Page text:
I do involve myself in a little bit of self-promotion because I don’t have a PR company and I have to. lf someone is trying to aggravate me, I’m incredibly succinct at responding to them, ‘is this what you’re trying to say, let me clarify, before I kick off?’ Then they back off because most people are just wimps! I’m not a wimp; I’m a mentalist! There’s a whole lot of unnecessary energy going into proving myself, but the thing you realise when you’re older is that it’s just not worth it because if you’re trying to prove yourself to an idiot, you’re an idiot to try and make an idiot see things your way.

I don’t really have a lot of problems within the industry. There are definitely people who are perceived as my peers, people who I used to idealise, most of them women, and they definitely have shut me out since my success which I think is a sad reflection of them. Twitter reveals people’s real personalities and you can’t hide it if you’re a nasty jealous, spiteful person. I know that’s not personal because they do it to everyone and as you know, psychologically, that’s an imprint of what’s going on inside themselves and it’s very much about them and not me. But it hurts all the same because this person was once my friend and now they’re ignoring me and putting out spiteful tweets about you and I just confront them. 

As my editor once said to me when Persiana first came out, she just said ‘Not everybody likes successful people, suck it up and deal with it because it’s their problem not yours,’ and I was just like ‘you know what, yeah she’s right.’ I’m going to keep doing what I’m doing because at the end of the day, my only concern is people cooking my recipes: do those recipes work, do they make them happy, do they feel inspired and feel that the book is value… yes. Bonus if they think that I’m nice because I responded to something or if they like my approach. It’s about what I do for a living and I only care about the people who buy the recipes and take them home. I’ve always said that other people’s opinions never paid my bills.

Do you enjoy teaching classes and public speaking? 

Yes, I really do. The speaking is very nice but I still get really nervous before a class that I’ve taught a million times! What teaching others has taught me is how people’s minds work. Marketing is almost like psychology really – it’s understanding how to tap into people’s minds and understanding. It’s intriguing to get a variety of people through the door and understanding what freezes them to the kitchen and what makes them nervous to try things.

There are things that hold people back in the kitchen and if I can dispel those things, that’s great. One of them might be: don’t be afraid just because Middle Eastern food has foreign names, this is just a pie and this is just a stew, and when you say that, people reply: ‘oh wow, I never thought of it like that.’ It brings that barriers down, then I take the experience of what I know people are scared or nervous of. That resonates with me because I’m not a natural baker and I had to work really, really hard to find recipes that I could just do in my head. Some people might panic that this recipe is a bit heavy on the fennel seeds, for example, so I pre-warn them in the book saying: this might not look like it will work but I promise that it’s supposed to be like this, don’t worry about appearance. My food isn’t perfection, it’s home-cooking, you know, you can cook it, I can cook it. If you didn’t have one ingredient, of course it’s going to look different, but it’s also totally OK. It’s just inspiration and ideas, I’m not too precious about it!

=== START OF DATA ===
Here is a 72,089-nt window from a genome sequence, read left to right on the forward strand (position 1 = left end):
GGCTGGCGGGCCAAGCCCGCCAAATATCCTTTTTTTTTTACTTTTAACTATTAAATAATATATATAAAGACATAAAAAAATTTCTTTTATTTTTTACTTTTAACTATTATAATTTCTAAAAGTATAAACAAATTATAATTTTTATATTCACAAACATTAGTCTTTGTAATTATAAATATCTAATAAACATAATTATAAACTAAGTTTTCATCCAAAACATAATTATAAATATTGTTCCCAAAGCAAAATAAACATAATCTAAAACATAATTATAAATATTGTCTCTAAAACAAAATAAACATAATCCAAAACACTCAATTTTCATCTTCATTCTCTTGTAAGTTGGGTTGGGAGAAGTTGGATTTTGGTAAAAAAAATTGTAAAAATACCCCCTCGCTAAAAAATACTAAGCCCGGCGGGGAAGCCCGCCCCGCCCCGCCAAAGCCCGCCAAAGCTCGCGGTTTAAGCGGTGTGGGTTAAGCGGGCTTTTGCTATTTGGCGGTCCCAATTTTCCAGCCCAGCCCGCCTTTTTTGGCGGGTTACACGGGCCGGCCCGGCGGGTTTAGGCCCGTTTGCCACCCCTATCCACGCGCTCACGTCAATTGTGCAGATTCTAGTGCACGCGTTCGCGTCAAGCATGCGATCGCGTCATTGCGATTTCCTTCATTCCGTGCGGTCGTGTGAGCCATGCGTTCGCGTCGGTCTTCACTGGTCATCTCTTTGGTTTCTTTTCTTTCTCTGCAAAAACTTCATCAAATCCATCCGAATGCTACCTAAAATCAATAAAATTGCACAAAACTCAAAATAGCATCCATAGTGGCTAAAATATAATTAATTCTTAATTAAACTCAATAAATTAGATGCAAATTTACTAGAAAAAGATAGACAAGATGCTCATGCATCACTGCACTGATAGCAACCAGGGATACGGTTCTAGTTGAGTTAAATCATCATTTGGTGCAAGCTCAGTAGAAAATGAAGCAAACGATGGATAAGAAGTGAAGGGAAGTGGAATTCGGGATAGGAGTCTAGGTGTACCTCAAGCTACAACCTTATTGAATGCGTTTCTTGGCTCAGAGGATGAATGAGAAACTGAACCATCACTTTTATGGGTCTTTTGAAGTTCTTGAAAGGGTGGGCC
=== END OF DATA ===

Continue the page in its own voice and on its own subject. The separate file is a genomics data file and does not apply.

How do you feel about the label of ‘The Persian Girl’?

I’m flattered somebody’s still calling me ‘girl’ so I’ll take what I can get! I think that it’s wonderful. There is a lot of pride within the community and Middle Eastern people in general and that’s lovely. The other side of it is that whatever I cook, people say ‘Persian flavours’. I notice hashtags that people use and sometimes I’m introduced as ‘Queen of Persian cuisine’ or something. I think ‘OK, we now need to move to Middle Eastern because it’s not all Persian,’ but then again, who cares? It doesn’t really matter what you label things; what matters is that people are making Persian recipes who weren’t making Persian recipes before from Persiana and that really makes me happy. I’m always going to be proud of being British and Persian.

You raised some money from your supper club years ago for Action Against Hunger. How did your current partnership with unearthed® come about?

When I used to work in restaurants, Action Against Hunger approached us to see if they could hold one of their dinners at Lombard Street, so we bonded then. Then in 2007, they called me in to run their ‘Taste of London’ project because I was an event manager so I worked a summer there. After that, I had got in touch with unearthed® for something who supported me when I raised money for Haiti, and unearthed® have gone on to raise over £500,000 for Action for Hunger, which is amazing.

The product I’ve put my name to is the Olive and Feta Cheese mix. People need something simple so let’s stir something tasty into pasta with chilli flakes and extra garlic, and let’s just grab a pack of pastry and some extra feta and roll them up. They’re my two favourites types of olives and I’m a feta junkie! I also put lemon zest on everything, in everything and over everything, so it was quite easy to come up with really!


unearthed® and Sabrina’s Mixed Olives, Artichokes & Feta is a sumptuous blend of Greek Kalamata and Halkidiki olives, Italian chargrilled artichokes and crumbly feta with an olive oil, lemon zest and oregano marinade, £3.49 or 2 for £5 from Waitrose and Ocado. 10p from every pack sold will be donated to Action Against Hunger.

For more about Sabrina Ghayour, visit and follow her on Twitter @SabrinaGhayour and Instagram @SabrinaGhayour

Main photograph of Sabrina: Liz and Max Haarala Hamilton